B.C. mom facing additional charges in U.S. college admissions scandal

 A Surrey, B.C., mother who allegedly paid $400,000 in bribes to get her son into UCLA is facing four additional charges in the U.S.

Xiaoning Sui, 48, is now charged with one count of conspiracy to commit wire fraud and federal programs bribery, two counts of international money laundering and three counts of wire fraud, according to documents filed Tuesday in the U.S. District Court of Massachusetts.

According to the revised indictment, the scheme was run through William (Rick) Singer — the mastermind of the vast U.S. college admissions scandal —  and resulted in Sui’s son being granted admission to UCLA on a soccer scholarship, even though he had never played soccer.

The indictment says an unidentified recruiter introduced Sui to Singer on Aug. 24, 2018 during a conference call that included a Chinese translator.

During the call, Singer told Sui to set aside $400,000 and assured her that her son would not “know anything is happening.”

William ‘Rick’ Singer leaves the federal courthouse in Boston on March 12 after facing charges in a nationwide college admissions cheating scheme. (Brian Snyder/Reuters)

The indictment names UCLA men’s soccer head coach Jorge Salcedo, UCLA women’s soccer head coach Ali Khosroshahin and UCLA women’s assistant soccer coach Lara Janke as co-conspirators.

Fake soccer profile

Authorities claim Sui sent photos of her son playing tennis that were manipulated by Janke to create a false soccer profile that included faked photos and awards and claims he was a top player for two elite soccer clubs in Canada. 

The profile was used by Salcedo to recommend the son for a 25 per cent soccer scholarship to UCLA. Salcedo further vouched for his admission by falsely claiming he had seen the son play in China, and that “he has good quickness and speed.”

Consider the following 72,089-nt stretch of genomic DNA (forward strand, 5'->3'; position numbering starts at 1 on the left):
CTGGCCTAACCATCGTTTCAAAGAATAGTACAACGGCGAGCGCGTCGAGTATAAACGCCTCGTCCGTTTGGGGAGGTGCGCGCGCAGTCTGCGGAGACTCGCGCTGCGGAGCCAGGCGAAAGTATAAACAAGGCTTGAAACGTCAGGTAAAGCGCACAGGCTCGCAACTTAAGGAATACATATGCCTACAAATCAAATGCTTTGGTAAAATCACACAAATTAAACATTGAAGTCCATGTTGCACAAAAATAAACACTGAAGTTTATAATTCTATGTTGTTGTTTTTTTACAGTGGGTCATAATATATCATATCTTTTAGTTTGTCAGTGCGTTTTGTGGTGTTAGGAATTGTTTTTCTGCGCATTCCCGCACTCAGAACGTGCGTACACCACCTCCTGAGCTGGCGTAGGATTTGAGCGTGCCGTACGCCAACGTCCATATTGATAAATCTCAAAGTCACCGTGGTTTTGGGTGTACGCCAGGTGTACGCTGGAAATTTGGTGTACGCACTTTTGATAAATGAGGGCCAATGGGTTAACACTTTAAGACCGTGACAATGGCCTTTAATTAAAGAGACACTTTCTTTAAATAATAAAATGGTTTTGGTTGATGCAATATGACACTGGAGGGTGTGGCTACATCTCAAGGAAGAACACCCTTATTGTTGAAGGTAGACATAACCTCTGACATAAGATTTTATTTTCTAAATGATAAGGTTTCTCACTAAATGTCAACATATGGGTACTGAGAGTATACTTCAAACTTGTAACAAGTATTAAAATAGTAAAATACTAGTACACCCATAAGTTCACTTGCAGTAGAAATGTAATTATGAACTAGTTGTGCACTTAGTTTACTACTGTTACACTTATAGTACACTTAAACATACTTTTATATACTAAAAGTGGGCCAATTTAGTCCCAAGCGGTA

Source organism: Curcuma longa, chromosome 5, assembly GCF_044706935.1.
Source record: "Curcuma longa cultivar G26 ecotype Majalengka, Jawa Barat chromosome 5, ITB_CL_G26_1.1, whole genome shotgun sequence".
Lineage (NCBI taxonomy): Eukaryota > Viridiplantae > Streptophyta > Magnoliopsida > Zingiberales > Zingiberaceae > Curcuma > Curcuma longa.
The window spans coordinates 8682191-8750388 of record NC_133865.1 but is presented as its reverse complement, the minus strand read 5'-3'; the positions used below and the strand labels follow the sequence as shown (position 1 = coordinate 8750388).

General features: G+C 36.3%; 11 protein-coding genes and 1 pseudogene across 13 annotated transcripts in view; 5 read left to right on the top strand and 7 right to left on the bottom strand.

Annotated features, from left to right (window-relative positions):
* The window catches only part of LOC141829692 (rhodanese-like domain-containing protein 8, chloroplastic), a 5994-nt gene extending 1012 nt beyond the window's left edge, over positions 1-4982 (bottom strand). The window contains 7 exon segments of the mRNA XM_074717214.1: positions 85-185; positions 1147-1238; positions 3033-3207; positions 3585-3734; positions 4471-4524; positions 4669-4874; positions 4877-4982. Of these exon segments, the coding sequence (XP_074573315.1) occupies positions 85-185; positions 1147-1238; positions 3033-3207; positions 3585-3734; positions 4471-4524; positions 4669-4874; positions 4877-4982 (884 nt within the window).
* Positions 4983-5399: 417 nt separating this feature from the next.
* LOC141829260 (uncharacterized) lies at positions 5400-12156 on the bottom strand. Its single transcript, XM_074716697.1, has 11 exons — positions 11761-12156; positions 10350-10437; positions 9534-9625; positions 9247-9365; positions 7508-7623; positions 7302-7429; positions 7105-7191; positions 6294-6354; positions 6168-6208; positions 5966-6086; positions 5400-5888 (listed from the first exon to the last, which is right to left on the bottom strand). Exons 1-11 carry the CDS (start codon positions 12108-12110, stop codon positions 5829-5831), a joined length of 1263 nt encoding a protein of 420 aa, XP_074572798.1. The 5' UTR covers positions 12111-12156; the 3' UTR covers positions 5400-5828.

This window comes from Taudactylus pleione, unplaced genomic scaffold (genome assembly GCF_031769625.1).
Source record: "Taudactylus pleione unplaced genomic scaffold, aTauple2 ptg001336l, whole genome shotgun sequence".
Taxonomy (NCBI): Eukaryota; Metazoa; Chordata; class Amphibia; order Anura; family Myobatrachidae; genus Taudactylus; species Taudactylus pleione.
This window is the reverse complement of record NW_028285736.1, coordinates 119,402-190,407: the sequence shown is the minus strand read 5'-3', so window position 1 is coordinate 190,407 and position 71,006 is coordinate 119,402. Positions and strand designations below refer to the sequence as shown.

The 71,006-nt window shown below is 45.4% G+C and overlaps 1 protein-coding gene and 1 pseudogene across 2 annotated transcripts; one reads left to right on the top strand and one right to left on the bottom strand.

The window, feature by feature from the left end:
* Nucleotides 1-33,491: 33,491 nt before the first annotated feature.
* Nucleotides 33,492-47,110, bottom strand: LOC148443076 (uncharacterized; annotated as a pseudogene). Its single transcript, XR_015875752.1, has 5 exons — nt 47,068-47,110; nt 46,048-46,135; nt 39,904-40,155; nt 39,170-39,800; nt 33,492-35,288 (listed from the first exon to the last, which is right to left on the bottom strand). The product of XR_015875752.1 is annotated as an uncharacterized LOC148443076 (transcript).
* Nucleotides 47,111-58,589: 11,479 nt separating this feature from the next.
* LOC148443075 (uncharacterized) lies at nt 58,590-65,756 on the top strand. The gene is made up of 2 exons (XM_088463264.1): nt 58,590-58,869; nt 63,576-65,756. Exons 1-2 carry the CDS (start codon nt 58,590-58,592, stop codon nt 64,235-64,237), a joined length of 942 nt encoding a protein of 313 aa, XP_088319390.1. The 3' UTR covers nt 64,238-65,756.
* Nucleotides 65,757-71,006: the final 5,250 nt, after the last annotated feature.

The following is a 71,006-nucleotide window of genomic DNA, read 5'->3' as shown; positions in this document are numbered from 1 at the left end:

During a conference call on Oct. 24, 2018, Singer told Sui to transfer him $100,000 to pay off the soccer coach, which she did. The indictment says Singer paid Khosroshahin $25,000 for “brokering” the designation of the son as a soccer recruit.

Jorge Salcedo, the former men’s soccer head coach at UCLA, was allegedly paid $100,000 for his part in the scheme. (Brian Snyder/Reuters)

In November 2018, the son signed an official letter of intent to play for the UCLA men’s soccer team.

In February 2019, Sui wired the remaining $300,000 from Canada to a bank account in Massachusetts controlled by Singer. 

Arrested in Spain

Sui was arrested this month in Spain and is being detained pending extradition to Boston.

Singer, Khosroshahin and Janke have all pleaded guilty to various charges in the wider scandal, which involves dozens of wealthy parents accused of paying bribes and lying to officials to get their children into prestigious U.S. colleges.

Salcedo has pleaded not guilty.

None of the allegations against Sui have been tested in court.

A charge of conspiracy to commit wire and federal programs bribery comes with a maximum prison sentence of five years.

International money laundering and wire fraud charges each carry a sentence of up to 20 years in prison.

UCLA previously declined to comment on the status of Sui’s son, citing policy that bans school official from commenting on individual applicants.

Earlier this year, Vancouver businessman David Sidoo pleaded not guilty to a charge of conspiracy to commit money laundering after allegedly paying Singer $200,000 US to have someone pose as his two sons to write their B.C. high school exams and SATs, a standardized college admission test.

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